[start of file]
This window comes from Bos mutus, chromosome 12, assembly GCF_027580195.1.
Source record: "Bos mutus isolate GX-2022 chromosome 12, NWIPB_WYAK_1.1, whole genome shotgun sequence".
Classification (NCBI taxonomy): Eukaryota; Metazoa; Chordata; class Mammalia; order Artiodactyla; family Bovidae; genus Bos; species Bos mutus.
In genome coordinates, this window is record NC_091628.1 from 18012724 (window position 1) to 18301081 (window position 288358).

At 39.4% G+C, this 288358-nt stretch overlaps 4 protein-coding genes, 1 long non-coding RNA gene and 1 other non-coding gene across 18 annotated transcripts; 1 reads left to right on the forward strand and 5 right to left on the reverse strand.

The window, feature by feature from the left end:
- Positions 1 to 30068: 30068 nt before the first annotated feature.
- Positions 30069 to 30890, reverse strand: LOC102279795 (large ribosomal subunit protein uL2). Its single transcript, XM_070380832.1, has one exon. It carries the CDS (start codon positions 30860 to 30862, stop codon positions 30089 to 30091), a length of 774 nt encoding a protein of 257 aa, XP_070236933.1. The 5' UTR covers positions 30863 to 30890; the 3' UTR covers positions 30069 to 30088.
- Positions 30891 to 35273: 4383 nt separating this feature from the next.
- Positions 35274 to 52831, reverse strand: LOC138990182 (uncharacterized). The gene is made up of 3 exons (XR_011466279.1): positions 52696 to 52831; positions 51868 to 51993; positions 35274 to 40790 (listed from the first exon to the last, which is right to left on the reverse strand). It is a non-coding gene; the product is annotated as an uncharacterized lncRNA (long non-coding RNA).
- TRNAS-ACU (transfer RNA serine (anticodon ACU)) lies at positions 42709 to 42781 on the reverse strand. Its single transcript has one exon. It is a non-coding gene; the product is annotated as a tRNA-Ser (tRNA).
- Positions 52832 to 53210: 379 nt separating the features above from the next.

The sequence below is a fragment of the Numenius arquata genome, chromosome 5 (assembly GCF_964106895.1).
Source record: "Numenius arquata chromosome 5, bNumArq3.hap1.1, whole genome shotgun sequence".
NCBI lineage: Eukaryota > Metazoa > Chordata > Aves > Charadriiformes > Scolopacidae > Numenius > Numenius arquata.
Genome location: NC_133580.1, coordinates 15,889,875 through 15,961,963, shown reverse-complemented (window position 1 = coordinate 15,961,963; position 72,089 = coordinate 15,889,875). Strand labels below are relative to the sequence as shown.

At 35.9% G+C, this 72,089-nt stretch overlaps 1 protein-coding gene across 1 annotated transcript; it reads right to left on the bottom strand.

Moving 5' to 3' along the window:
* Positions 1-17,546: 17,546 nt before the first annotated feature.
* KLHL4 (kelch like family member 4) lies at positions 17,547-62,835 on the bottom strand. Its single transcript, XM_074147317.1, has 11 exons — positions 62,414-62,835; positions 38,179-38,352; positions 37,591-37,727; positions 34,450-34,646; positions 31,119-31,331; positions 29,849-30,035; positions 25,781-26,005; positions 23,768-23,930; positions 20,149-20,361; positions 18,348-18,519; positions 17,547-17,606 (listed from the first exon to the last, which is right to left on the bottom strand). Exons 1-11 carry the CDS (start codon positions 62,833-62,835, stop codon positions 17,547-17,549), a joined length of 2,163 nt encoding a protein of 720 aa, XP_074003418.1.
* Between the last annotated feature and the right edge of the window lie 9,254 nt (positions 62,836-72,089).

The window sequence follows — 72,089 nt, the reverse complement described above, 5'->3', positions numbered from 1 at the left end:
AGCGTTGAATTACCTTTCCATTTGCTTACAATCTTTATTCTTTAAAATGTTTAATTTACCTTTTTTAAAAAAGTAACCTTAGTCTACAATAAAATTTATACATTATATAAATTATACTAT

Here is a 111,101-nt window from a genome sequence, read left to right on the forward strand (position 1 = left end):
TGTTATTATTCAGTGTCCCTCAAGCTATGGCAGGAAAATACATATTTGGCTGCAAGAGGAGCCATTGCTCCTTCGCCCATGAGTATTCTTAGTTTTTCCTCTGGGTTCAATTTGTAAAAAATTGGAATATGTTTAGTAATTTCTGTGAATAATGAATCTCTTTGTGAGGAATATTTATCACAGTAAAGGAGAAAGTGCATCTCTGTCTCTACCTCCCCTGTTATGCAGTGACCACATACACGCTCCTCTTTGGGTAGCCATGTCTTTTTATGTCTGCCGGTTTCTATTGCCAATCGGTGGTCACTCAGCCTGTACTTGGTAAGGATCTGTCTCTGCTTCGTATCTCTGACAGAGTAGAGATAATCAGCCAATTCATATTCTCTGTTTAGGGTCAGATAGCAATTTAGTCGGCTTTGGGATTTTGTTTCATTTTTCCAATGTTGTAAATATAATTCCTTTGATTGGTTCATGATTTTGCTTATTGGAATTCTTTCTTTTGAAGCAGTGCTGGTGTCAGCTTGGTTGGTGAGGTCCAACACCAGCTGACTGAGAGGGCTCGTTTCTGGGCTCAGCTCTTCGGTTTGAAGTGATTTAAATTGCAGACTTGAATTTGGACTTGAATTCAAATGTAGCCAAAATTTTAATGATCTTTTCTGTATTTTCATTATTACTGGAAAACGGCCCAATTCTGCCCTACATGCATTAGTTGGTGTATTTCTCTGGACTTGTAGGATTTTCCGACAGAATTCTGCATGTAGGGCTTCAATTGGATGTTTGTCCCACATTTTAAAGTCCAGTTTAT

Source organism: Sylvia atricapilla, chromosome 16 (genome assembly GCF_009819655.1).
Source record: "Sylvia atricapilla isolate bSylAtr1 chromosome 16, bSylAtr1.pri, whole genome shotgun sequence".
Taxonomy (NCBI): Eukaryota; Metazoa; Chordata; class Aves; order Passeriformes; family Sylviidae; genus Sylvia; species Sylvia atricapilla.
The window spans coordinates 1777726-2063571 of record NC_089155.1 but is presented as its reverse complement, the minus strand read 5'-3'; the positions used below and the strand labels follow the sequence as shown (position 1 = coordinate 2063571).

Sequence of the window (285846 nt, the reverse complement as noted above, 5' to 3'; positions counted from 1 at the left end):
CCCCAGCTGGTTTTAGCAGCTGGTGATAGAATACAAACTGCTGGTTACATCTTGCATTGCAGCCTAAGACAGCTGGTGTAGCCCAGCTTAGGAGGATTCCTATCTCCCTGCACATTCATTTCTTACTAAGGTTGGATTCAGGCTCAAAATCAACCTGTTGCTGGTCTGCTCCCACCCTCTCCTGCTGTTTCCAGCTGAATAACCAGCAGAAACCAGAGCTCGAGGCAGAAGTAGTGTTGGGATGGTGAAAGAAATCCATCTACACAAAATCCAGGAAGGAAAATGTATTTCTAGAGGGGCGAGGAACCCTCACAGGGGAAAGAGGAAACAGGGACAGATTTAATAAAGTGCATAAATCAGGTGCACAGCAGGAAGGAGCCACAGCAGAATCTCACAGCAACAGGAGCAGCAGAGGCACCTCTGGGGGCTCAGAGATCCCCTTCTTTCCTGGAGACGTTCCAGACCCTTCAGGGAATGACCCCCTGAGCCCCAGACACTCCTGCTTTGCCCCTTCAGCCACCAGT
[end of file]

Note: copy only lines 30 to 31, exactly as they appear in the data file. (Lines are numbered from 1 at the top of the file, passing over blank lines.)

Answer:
Sequence of the window (285846 nt, the reverse complement as noted above, 5' to 3'; positions counted from 1 at the left end):
CCCCAGCTGGTTTTAGCAGCTGGTGATAGAATACAAACTGCTGGTTACATCTTGCATTGCAGCCTAAGACAGCTGGTGTAGCCCAGCTTAGGAGGATTCCTATCTCCCTGCACATTCATTTCTTACTAAGGTTGGATTCAGGCTCAAAATCAACCTGTTGCTGGTCTGCTCCCACCCTCTCCTGCTGTTTCCAGCTGAATAACCAGCAGAAACCAGAGCTCGAGGCAGAAGTAGTGTTGGGATGGTGAAAGAAATCCATCTACACAAAATCCAGGAAGGAAAATGTATTTCTAGAGGGGCGAGGAACCCTCACAGGGGAAAGAGGAAACAGGGACAGATTTAATAAAGTGCATAAATCAGGTGCACAGCAGGAAGGAGCCACAGCAGAATCTCACAGCAACAGGAGCAGCAGAGGCACCTCTGGGGGCTCAGAGATCCCCTTCTTTCCTGGAGACGTTCCAGACCCTTCAGGGAATGACCCCCTGAGCCCCAGACACTCCTGCTTTGCCCCTTCAGCCACCAGT